Why CNN’s ‘Individuals With A Cervix’ Controversy Matters
On July 30, CNN’s official Twitter account ran a story about cervical cancer with the accompanying tweet saying, “Individuals with a cervix are now recommended to start cervical cancers screening at 25 and continue through age 65, with HPV testing every five years as the preferred method of testing, according to a new guideline released by the American Cancer Society.”
The reaction to the framing ranged from disgust to mockery. It was seen as the latest example that women are being de-womanized in the name of social justice and fun was had at CNN’s expense through things such as #CervixASong.
In response CNN communications head Matt Dornic fired back on Twitter, “Imagine feeling so threatened by inclusivity that you’re compelled to write a story bashing another organization for practicing it” and “I’m sorry it’s so upsetting for some of you to acknowledge the existence of transgender men and women. I mean that seriously. It’s very sad.”
Expect, the problem is not that people refuse “to acknowledge the existence of transgender men and women,” but that the definition of transphobia keeps shifting.
Not that long ago just about everybody agreed that sex and gender were synonyms. Sex was the technical term used in the legal, medical, and academic world and gender was the G-rated euphemism for people who, for one reason or another, think that constant use of the word “sex” should be discouraged in polite society.
Recently, as transgender-related issues have become more present in political and cultural discourse, there has been a push to say that sex and gender are separate things. Sex is binary and tied to biology, you are either male or female, but gender is a spectrum. You could be a biological male, but your sense of self leads you to identify as a woman and traditional concepts of femininity, but since you are still a biological man the adjective “trans” gets added before the noun “woman” to differentiate the two and vice versa.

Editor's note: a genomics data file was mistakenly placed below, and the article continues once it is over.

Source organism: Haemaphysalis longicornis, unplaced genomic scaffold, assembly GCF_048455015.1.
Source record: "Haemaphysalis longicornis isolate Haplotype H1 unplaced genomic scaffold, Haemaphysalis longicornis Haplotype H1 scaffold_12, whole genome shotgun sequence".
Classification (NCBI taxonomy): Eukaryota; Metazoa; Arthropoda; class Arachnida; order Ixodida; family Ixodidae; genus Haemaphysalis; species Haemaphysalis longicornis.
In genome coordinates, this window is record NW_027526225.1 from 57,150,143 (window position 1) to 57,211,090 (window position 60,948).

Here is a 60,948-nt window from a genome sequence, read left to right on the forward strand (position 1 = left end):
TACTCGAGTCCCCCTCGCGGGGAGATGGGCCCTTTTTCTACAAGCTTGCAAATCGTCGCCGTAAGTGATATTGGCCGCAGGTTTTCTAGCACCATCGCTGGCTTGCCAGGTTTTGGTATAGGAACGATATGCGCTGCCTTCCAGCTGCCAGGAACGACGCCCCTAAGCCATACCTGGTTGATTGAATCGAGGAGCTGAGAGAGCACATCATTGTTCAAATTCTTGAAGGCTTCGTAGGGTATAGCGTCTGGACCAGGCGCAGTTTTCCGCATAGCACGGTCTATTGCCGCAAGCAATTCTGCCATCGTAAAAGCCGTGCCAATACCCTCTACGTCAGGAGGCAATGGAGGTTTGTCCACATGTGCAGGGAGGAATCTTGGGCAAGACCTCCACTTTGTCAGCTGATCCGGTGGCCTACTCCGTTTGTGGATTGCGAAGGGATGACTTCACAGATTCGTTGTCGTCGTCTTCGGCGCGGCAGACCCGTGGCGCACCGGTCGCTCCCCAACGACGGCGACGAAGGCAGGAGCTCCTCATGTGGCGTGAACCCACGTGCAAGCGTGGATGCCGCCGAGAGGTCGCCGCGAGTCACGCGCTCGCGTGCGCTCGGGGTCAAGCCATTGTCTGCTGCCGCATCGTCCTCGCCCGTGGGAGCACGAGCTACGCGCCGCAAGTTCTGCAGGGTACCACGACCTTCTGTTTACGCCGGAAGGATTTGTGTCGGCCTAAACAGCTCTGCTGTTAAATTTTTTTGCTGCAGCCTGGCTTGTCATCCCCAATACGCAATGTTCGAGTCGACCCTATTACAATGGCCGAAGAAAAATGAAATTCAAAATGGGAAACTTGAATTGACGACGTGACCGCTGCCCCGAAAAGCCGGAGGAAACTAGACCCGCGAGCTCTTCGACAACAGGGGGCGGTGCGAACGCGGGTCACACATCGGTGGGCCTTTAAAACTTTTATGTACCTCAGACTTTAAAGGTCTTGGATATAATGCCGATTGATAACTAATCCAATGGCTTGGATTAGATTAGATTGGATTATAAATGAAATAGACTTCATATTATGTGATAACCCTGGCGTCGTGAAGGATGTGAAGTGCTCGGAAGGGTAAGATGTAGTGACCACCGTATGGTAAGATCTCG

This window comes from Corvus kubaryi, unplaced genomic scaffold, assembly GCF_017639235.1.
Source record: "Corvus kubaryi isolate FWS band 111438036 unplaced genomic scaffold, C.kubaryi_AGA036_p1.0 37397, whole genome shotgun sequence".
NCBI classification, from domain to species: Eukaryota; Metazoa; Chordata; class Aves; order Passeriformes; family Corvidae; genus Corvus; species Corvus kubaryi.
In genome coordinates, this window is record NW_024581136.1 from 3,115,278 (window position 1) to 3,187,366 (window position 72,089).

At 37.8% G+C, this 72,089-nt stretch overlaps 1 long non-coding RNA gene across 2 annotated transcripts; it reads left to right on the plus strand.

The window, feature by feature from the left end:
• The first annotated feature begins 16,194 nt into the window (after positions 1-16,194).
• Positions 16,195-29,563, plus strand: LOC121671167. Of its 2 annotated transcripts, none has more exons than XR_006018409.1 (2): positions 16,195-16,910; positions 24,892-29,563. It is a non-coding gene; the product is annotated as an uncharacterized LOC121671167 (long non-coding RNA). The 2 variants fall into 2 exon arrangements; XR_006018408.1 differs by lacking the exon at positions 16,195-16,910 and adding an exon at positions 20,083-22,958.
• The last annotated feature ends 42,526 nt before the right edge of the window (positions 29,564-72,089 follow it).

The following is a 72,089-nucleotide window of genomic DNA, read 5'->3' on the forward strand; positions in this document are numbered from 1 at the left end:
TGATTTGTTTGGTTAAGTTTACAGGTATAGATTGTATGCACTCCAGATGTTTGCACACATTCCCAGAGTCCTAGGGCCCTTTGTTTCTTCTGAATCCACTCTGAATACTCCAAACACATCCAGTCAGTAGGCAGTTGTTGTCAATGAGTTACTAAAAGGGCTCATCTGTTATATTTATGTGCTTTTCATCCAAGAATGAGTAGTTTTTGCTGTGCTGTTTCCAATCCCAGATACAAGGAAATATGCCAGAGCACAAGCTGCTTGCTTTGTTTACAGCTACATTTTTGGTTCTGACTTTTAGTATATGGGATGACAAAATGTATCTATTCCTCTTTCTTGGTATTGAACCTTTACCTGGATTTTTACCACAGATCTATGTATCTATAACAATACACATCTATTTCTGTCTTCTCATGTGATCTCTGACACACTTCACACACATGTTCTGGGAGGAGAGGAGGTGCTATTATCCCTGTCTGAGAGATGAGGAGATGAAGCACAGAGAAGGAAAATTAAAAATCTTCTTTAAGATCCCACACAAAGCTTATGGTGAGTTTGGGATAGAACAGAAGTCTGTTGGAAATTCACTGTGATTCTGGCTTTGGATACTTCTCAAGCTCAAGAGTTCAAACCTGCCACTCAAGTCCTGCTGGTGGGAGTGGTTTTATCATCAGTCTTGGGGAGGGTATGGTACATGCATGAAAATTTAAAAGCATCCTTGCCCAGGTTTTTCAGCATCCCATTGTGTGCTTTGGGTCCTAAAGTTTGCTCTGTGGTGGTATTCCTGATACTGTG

One can debate which interpretation of gender is correct, but under either one, there is nothing that could be considered transphobic about the response to CNN’s tweet.
The cervix is part of the female sex, it is not part of male sex. Synonyms for female include girl and woman. In other words, only woman have cervixes. Even according to the movement’s own logic, saying female and transgender-man are not synonyms should not be a problem.
What CNN and Dornic did was to blow through the “sex is different from gender” argument into a new “anyone can have a [insert sex-specific body part here]” one and to say otherwise is exclusive and exclusiveness is by definition morally wrong. What was considered woke five minutes ago is now insufficiently woke. And they’re not alone in this.
This is important because for a lot of people, including Dornic apparently, one’s wokeness and one’s standing as a moral individual are directly related. But, if the definition keeps changing, nobody, not even the woke can keep up. And they hurt their own cause by promoting such silliness because every three year old can tell you that mommy has different body parts than daddy and no amount of world play can change that.